WATCH ATHLETES DEFEND THE RIGHT TO CARRY A GUN
(AP Photo/Mary Altaffer)
Is it smart for an athlete to carry a gun for protection? Consider two scenarios:
Scenario 1: Professional boxer Vernon Forrest is driving in Atlanta, with his girlfriend’s 11-year-old son. He stops to put air in a tire and is then robbed at gunpoint. He complies with the robber’s demands and as they leave he grabs a gun from under his seat and gives chase. Gunfire is exchanged and he is eventually shot dead.
Scenario 2: In 2005, professional football player Sean Taylor allegedly pointed a gun at two individuals he believed had stolen two all-terrain vehicles from him and demanded they be returned. Eventually, Taylor lost the “bad boy” image and began to stay out of trouble. In 2007, he was murdered in his Miami home during a home invasion, while his girlfriend and daughter were in the house.
These scenarios illustrate different sides of the “should athletes carry guns?” debate. In the Vernon Forrest case, many could argue that if he did not have a gun, and had let the robbers get away, he would still be alive. On the other hand, if Sean Taylor had a gun, perhaps he could have shot at the intruders – and he would be alive.
Many pro athletes say that, while they should be able to carry guns like everyone else, it is not necessarily the best way to protect themselves.
When New York Giant defensive specialist Justin Tuck hosted a celebrity pool tournament for charity in New York City, athletes, actors and rappers were in attendance, and several felt like they needed protection.
“Trouble is always going to look for you no matter what and that you a celebrity it makes it even worse,” Adalius Thomas said on the red carpet. “You have the rights, just like everybody else has. Just because you’re a celebrity you have the right to obtain what every you need to obtain lawfully.”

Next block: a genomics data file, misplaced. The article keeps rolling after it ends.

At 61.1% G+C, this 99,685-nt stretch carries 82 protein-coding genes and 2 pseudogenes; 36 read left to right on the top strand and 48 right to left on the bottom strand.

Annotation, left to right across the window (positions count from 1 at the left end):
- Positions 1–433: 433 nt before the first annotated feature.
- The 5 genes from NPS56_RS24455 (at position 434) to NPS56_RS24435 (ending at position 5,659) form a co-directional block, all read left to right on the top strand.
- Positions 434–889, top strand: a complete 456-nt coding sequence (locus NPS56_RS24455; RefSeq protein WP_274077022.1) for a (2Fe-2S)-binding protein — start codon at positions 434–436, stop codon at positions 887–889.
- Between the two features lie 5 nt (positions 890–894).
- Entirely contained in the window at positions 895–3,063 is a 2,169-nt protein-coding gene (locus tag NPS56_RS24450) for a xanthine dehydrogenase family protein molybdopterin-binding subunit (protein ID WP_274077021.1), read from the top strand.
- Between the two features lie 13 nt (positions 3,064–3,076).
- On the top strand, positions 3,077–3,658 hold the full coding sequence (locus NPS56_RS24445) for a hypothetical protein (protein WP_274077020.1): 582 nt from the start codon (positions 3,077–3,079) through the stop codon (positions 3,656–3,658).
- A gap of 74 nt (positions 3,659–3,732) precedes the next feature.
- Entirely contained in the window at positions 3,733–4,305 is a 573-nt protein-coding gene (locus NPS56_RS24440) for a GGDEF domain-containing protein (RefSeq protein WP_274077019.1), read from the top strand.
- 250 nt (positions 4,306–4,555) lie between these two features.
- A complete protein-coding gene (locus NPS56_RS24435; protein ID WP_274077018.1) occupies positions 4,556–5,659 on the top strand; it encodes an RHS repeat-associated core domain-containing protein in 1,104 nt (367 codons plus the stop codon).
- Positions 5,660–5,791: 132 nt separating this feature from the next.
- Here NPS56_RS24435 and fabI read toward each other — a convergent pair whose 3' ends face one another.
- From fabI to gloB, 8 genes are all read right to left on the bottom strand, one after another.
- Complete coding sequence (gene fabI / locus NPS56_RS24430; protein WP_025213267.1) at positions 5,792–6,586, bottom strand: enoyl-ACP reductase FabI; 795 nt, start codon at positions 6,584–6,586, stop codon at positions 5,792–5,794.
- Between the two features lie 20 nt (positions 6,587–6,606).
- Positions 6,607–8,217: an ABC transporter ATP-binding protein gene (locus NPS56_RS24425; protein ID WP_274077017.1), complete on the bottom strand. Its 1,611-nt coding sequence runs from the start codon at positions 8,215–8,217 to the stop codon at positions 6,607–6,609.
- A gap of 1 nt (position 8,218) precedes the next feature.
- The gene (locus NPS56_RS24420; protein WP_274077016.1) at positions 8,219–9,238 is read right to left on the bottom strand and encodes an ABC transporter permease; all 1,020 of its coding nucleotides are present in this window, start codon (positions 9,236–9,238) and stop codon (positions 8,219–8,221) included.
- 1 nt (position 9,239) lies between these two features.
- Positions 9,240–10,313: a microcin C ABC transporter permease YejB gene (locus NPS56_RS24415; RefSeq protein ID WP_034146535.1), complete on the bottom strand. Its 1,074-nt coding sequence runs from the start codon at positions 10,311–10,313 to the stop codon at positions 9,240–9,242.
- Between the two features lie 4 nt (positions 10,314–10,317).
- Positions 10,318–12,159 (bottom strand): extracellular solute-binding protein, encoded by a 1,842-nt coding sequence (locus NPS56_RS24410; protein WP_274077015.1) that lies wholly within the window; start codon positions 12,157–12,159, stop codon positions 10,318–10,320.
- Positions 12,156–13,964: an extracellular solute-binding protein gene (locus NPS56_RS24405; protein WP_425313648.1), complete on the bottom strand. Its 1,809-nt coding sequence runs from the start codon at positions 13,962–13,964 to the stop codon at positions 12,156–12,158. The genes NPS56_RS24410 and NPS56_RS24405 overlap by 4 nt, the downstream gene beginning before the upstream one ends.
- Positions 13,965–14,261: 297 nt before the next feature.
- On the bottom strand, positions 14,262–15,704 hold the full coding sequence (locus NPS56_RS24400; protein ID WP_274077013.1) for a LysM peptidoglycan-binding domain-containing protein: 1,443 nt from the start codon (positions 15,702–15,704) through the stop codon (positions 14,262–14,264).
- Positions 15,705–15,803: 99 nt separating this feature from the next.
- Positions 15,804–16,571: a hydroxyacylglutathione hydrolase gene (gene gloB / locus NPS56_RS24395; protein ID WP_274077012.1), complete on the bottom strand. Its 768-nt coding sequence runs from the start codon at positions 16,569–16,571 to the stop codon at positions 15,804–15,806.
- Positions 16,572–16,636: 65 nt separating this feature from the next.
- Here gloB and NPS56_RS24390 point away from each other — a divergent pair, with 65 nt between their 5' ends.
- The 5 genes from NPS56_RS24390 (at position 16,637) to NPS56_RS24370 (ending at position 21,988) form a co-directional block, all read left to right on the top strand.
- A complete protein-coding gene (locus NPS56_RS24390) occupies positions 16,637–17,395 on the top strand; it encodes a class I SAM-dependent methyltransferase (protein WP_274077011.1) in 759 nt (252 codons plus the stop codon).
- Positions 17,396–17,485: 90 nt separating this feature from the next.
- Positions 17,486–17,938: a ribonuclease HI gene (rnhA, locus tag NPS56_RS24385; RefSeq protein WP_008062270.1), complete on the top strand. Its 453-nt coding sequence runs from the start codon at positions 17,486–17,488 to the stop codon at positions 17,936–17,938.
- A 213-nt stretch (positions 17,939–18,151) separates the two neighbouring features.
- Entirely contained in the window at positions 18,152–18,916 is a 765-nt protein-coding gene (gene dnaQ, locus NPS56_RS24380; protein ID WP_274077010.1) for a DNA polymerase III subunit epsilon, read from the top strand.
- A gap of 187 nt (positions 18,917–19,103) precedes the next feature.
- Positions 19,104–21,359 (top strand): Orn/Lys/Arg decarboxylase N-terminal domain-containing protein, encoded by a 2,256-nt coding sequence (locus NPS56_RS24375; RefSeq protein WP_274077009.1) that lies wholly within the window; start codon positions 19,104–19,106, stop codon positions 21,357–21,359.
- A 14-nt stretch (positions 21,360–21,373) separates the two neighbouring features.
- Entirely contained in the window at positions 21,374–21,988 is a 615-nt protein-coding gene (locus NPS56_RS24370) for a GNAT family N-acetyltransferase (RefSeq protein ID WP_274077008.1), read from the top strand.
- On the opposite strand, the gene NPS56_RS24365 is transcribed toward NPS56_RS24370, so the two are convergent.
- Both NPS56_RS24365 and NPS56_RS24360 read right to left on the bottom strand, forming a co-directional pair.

He isn’t the only athlete who feels it’s OK to own a gun. Kerry Rhodes of the New York Jets told theGrio: “I do have my license to carry, but if I’m going out, I might as well have security.”
In fact, every celebrity and athlete interviewed said that they would prefer to hire security before carrying guns on their own. But what about when you are not at an event? What about when you are just hanging with your friends? Going on a date? Do you need security then, too?
Braylon Edwards of the Cleveland Browns feels that you can keep trouble away by hanging around the right people. “You’ve got to surround yourself with positive people,” he said. “My circle may be only four guys. They will not let me put myself in a bad situation.”
Actor Anthony Anderson feels that athletes and celebrities are targets and should maintain a low profile. “Unfortunately,” he said. “We have targets on our backs, it’s up to us to insulate ourselves.”
So is that the answer? It’s not realistic that athletes will go straight to their hotel room after every game and never come outside. It’s also not wise to wear jewelry worth hundreds of thousands of dollars on your neck in an economy where people are struggling to make ends meet, especially if you are a young black athlete who wants to go back home to the projects. But if athletes should not be confined to their home, how then should they protect themselves when they’re out?
There’s no way to fully eliminate the threat of a robbery, no matter what athletes do, but they can do things to put the odds in their favor. Just like in sports, athletes stretch and warm up before full activity. This doesn’t fully prevent injury but it cuts down on the risk. Knowing when to wear your jewelry, avoiding high crime areas and friends that are into illegal activity, and hiring security when you go out to “high risk” areas are good ways to reduce your chances of getting robbed. More important that having a loaded gun is having common sense.